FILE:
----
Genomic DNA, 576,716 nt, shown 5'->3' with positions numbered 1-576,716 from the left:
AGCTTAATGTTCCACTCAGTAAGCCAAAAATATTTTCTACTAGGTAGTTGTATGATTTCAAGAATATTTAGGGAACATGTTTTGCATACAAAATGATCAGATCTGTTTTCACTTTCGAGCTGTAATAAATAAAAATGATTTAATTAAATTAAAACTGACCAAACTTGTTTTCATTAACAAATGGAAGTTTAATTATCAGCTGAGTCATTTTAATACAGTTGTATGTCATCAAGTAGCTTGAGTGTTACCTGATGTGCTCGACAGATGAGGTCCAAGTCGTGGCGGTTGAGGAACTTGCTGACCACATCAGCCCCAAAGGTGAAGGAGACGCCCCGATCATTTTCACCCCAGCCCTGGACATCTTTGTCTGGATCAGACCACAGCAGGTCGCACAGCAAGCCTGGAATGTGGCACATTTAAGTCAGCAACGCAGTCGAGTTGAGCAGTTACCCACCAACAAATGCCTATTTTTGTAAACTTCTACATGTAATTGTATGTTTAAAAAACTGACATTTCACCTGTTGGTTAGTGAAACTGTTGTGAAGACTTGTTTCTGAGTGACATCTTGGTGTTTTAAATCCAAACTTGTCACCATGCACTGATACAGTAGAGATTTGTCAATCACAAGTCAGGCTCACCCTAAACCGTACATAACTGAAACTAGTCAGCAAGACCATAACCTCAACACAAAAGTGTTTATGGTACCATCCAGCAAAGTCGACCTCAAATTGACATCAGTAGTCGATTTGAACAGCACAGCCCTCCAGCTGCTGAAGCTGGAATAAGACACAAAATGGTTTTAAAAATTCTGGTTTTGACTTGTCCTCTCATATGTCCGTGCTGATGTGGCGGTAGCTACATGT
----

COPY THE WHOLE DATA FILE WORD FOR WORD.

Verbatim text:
Genomic DNA, 576,716 nt, shown 5'->3' with positions numbered 1-576,716 from the left:
AGCTTAATGTTCCACTCAGTAAGCCAAAAATATTTTCTACTAGGTAGTTGTATGATTTCAAGAATATTTAGGGAACATGTTTTGCATACAAAATGATCAGATCTGTTTTCACTTTCGAGCTGTAATAAATAAAAATGATTTAATTAAATTAAAACTGACCAAACTTGTTTTCATTAACAAATGGAAGTTTAATTATCAGCTGAGTCATTTTAATACAGTTGTATGTCATCAAGTAGCTTGAGTGTTACCTGATGTGCTCGACAGATGAGGTCCAAGTCGTGGCGGTTGAGGAACTTGCTGACCACATCAGCCCCAAAGGTGAAGGAGACGCCCCGATCATTTTCACCCCAGCCCTGGACATCTTTGTCTGGATCAGACCACAGCAGGTCGCACAGCAAGCCTGGAATGTGGCACATTTAAGTCAGCAACGCAGTCGAGTTGAGCAGTTACCCACCAACAAATGCCTATTTTTGTAAACTTCTACATGTAATTGTATGTTTAAAAAACTGACATTTCACCTGTTGGTTAGTGAAACTGTTGTGAAGACTTGTTTCTGAGTGACATCTTGGTGTTTTAAATCCAAACTTGTCACCATGCACTGATACAGTAGAGATTTGTCAATCACAAGTCAGGCTCACCCTAAACCGTACATAACTGAAACTAGTCAGCAAGACCATAACCTCAACACAAAAGTGTTTATGGTACCATCCAGCAAAGTCGACCTCAAATTGACATCAGTAGTCGATTTGAACAGCACAGCCCTCCAGCTGCTGAAGCTGGAATAAGACACAAAATGGTTTTAAAAATTCTGGTTTTGACTTGTCCTCTCATATGTCCGTGCTGATGTGGCGGTAGCTACATGT